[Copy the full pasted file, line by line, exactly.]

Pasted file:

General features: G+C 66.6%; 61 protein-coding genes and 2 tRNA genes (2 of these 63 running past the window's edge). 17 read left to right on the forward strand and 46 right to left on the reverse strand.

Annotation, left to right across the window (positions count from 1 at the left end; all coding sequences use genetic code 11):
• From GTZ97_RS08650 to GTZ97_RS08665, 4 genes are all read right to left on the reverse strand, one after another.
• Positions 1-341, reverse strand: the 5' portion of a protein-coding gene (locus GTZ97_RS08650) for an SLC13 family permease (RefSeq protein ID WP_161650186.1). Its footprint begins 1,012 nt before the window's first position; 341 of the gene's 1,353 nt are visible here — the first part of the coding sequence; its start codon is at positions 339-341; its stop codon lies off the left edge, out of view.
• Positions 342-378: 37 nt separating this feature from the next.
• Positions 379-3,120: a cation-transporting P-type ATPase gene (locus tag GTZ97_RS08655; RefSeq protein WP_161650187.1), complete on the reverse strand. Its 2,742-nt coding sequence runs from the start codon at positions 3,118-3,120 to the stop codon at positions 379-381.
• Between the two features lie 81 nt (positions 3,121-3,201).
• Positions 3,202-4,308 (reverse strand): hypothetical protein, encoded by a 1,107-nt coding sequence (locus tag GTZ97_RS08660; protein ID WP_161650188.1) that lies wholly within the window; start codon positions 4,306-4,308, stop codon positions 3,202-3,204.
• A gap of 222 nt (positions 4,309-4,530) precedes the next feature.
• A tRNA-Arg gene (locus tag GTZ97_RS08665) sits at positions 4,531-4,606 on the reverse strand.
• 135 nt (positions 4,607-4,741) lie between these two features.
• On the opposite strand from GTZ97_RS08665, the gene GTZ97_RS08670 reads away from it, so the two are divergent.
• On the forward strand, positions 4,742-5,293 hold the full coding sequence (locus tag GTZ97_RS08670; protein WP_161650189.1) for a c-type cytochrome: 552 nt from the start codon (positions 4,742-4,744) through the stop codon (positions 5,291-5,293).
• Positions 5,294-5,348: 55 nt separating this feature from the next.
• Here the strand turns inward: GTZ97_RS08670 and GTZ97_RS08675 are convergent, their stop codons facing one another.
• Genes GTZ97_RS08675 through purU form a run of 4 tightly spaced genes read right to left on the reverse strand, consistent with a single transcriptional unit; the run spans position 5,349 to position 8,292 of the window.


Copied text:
General features: G+C 66.6%; 61 protein-coding genes and 2 tRNA genes (2 of these 63 running past the window's edge). 17 read left to right on the forward strand and 46 right to left on the reverse strand.

Annotation, left to right across the window (positions count from 1 at the left end; all coding sequences use genetic code 11):
• From GTZ97_RS08650 to GTZ97_RS08665, 4 genes are all read right to left on the reverse strand, one after another.
• Positions 1-341, reverse strand: the 5' portion of a protein-coding gene (locus GTZ97_RS08650) for an SLC13 family permease (RefSeq protein ID WP_161650186.1). Its footprint begins 1,012 nt before the window's first position; 341 of the gene's 1,353 nt are visible here — the first part of the coding sequence; its start codon is at positions 339-341; its stop codon lies off the left edge, out of view.
• Positions 342-378: 37 nt separating this feature from the next.
• Positions 379-3,120: a cation-transporting P-type ATPase gene (locus tag GTZ97_RS08655; RefSeq protein WP_161650187.1), complete on the reverse strand. Its 2,742-nt coding sequence runs from the start codon at positions 3,118-3,120 to the stop codon at positions 379-381.
• Between the two features lie 81 nt (positions 3,121-3,201).
• Positions 3,202-4,308 (reverse strand): hypothetical protein, encoded by a 1,107-nt coding sequence (locus tag GTZ97_RS08660; protein ID WP_161650188.1) that lies wholly within the window; start codon positions 4,306-4,308, stop codon positions 3,202-3,204.
• A gap of 222 nt (positions 4,309-4,530) precedes the next feature.
• A tRNA-Arg gene (locus tag GTZ97_RS08665) sits at positions 4,531-4,606 on the reverse strand.
• 135 nt (positions 4,607-4,741) lie between these two features.
• On the opposite strand from GTZ97_RS08665, the gene GTZ97_RS08670 reads away from it, so the two are divergent.
• On the forward strand, positions 4,742-5,293 hold the full coding sequence (locus tag GTZ97_RS08670; protein WP_161650189.1) for a c-type cytochrome: 552 nt from the start codon (positions 4,742-4,744) through the stop codon (positions 5,291-5,293).
• Positions 5,294-5,348: 55 nt separating this feature from the next.
• Here the strand turns inward: GTZ97_RS08670 and GTZ97_RS08675 are convergent, their stop codons facing one another.
• Genes GTZ97_RS08675 through purU form a run of 4 tightly spaced genes read right to left on the reverse strand, consistent with a single transcriptional unit; the run spans position 5,349 to position 8,292 of the window.